Whether an illustration is a pattern, abstract, or still-life, shading can give it dimension and depth – some “life.” And yes, shading with colored pencils is easy!
When I first started adult coloring, I did not use any shading. All of my work had the look of a flat, two-dimensional comic. For example, when coloring in a flower, it looked much like this:
As I got more experienced with adult coloring, I did want to start “upping” the quality of my finished work with some dimension and life. I wanted that flower to look more like this:
Besides improving the look of my coloring, I learned that shading makes it seem like there are more colors in my set of pencils just from using different pressures and layers of the same color.
In this post, we’ll look at the easiest way to get beautiful shading on any design: Weighting. Weighting is simply adding a layer of color inside the lines and on every cross-section of the lines in an element of an illustration. It can make the difference between a flat image and an image that “pops,” as you can see in this example:
For this tutorial I made a quick printable (go here to print your own: Weighting Printable); alternatively, you can use an illustration from any adult coloring book you have.
Step 1: Lay down your first layer of color.
When starting to fill in a piece in an illustration, such as a single leaf or geometric shape (what I call an “element”), you will get the best results by laying down a very light layer of color. On this layer, you can build many layers before the paper becomes too saturated, and you are also less likely to put dents in the paper or even tear it. As a comparison, think of how you paint a wall: many light layers will give you a better result than a single heavy layer. So when you do use heavy strokes remember you won’t be able to do many more layers of color in those areas. Best to leave the heavy pressure strokes for your final touches.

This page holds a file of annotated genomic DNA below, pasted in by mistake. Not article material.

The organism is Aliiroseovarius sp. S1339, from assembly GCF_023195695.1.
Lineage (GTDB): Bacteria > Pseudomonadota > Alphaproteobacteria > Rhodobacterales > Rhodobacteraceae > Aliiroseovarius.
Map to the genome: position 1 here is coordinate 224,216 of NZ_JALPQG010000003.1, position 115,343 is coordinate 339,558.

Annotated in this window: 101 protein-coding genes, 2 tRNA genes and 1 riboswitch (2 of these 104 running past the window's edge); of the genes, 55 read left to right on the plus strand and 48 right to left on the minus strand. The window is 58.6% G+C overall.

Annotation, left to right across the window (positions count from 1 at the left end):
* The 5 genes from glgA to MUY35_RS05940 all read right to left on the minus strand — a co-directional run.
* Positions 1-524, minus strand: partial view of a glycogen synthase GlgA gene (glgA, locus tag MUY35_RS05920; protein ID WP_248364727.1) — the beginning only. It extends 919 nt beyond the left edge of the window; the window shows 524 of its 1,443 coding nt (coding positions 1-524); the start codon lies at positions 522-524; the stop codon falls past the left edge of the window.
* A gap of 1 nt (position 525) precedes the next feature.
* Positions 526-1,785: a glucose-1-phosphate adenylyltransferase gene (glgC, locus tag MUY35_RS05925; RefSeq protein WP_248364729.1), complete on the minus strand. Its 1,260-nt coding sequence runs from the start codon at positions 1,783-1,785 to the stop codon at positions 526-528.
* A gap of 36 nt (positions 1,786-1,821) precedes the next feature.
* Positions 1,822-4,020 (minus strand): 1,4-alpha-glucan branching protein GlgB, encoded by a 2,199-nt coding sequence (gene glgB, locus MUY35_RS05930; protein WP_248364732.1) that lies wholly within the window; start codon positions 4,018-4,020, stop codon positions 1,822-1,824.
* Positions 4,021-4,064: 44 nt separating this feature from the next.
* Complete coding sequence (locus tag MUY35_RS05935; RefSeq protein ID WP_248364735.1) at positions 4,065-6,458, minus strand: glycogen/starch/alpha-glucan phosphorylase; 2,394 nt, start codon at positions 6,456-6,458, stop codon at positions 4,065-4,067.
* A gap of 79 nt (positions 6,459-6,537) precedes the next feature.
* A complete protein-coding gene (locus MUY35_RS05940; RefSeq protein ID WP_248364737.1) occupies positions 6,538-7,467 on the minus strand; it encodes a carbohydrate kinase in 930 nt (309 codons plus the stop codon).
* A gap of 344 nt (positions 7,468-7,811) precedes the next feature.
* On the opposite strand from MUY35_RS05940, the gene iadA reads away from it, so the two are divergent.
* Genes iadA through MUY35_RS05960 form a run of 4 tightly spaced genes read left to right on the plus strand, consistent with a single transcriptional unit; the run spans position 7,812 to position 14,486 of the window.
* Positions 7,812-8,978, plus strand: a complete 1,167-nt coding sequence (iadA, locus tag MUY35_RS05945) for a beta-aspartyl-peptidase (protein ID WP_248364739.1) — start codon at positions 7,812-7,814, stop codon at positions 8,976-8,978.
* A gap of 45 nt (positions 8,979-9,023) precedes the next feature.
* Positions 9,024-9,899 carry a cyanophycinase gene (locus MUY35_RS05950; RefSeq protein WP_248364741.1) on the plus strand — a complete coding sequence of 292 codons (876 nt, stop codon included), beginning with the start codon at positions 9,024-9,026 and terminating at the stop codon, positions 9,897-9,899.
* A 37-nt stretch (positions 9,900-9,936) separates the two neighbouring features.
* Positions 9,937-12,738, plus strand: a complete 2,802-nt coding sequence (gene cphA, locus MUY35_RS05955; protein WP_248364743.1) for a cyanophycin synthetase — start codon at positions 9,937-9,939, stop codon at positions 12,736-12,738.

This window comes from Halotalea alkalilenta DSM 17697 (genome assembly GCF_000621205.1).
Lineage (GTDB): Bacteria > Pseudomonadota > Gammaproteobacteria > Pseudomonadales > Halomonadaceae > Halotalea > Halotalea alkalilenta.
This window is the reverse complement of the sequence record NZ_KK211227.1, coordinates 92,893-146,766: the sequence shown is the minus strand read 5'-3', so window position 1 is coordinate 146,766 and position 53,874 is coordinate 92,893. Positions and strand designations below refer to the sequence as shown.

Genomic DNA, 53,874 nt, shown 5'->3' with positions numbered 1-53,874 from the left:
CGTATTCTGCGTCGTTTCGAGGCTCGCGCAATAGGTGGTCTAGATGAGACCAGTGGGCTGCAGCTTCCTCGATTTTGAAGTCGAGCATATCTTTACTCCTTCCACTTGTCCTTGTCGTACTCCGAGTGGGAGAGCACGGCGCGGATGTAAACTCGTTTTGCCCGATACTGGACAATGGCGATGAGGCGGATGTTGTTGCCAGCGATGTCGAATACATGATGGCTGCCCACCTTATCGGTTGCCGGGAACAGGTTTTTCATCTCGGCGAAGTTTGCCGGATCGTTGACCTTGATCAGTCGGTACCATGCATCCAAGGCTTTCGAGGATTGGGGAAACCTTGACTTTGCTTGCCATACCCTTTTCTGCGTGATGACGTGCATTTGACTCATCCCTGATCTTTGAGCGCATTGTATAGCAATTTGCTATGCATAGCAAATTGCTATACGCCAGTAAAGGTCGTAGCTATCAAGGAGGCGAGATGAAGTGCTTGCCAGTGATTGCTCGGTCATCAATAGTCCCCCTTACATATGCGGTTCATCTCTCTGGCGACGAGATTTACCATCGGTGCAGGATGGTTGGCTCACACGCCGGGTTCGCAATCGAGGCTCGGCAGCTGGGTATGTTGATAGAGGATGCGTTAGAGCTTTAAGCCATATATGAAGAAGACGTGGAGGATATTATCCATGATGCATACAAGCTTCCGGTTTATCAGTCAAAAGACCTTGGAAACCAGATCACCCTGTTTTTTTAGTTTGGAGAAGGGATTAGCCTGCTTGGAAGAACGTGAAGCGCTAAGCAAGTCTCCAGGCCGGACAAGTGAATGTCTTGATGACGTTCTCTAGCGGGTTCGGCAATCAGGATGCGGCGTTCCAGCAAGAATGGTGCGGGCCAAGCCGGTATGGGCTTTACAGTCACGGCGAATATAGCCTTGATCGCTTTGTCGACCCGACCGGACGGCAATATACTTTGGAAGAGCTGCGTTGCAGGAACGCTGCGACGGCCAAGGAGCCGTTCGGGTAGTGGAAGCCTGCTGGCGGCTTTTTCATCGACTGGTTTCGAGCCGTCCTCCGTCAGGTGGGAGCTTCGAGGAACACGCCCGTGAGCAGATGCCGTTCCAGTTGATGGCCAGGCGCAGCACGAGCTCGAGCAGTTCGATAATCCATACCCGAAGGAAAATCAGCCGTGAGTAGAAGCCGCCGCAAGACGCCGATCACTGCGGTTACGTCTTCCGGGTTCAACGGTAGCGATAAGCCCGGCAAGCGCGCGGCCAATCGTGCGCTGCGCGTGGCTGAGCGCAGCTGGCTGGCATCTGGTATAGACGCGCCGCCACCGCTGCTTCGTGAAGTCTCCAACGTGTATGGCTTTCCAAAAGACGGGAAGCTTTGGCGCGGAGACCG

For the first layer of color on a larger element, hold the pencil sideways, so a larger area of the tip is in contact with the paper. This position allows you better control in laying down a very light base, gives you a smoother color and minimizes unsightly lines and banding.
Step 2: Add a thin second layer of color inside the element’s lines.
Use a bit more pressure than you did with laying down the first layer of color.
Step 3: Using very light and tiny circles – scumbling – “pull” some of the color from the lines towards the center of the element, smudging it a bit and softening any obvious lines.
Step 4: At any spot where lines intersect, draw a small triangle-shaped “fan” of color with light, short strokes.
Step 5: With a very sharp tip and a bit of pressure, add a thin line of color just inside the outline of each element.
And there you have it, shading with colored pencils in 5 simple steps! For all of you looking for shading tips for markers, I’ll have that for you soon!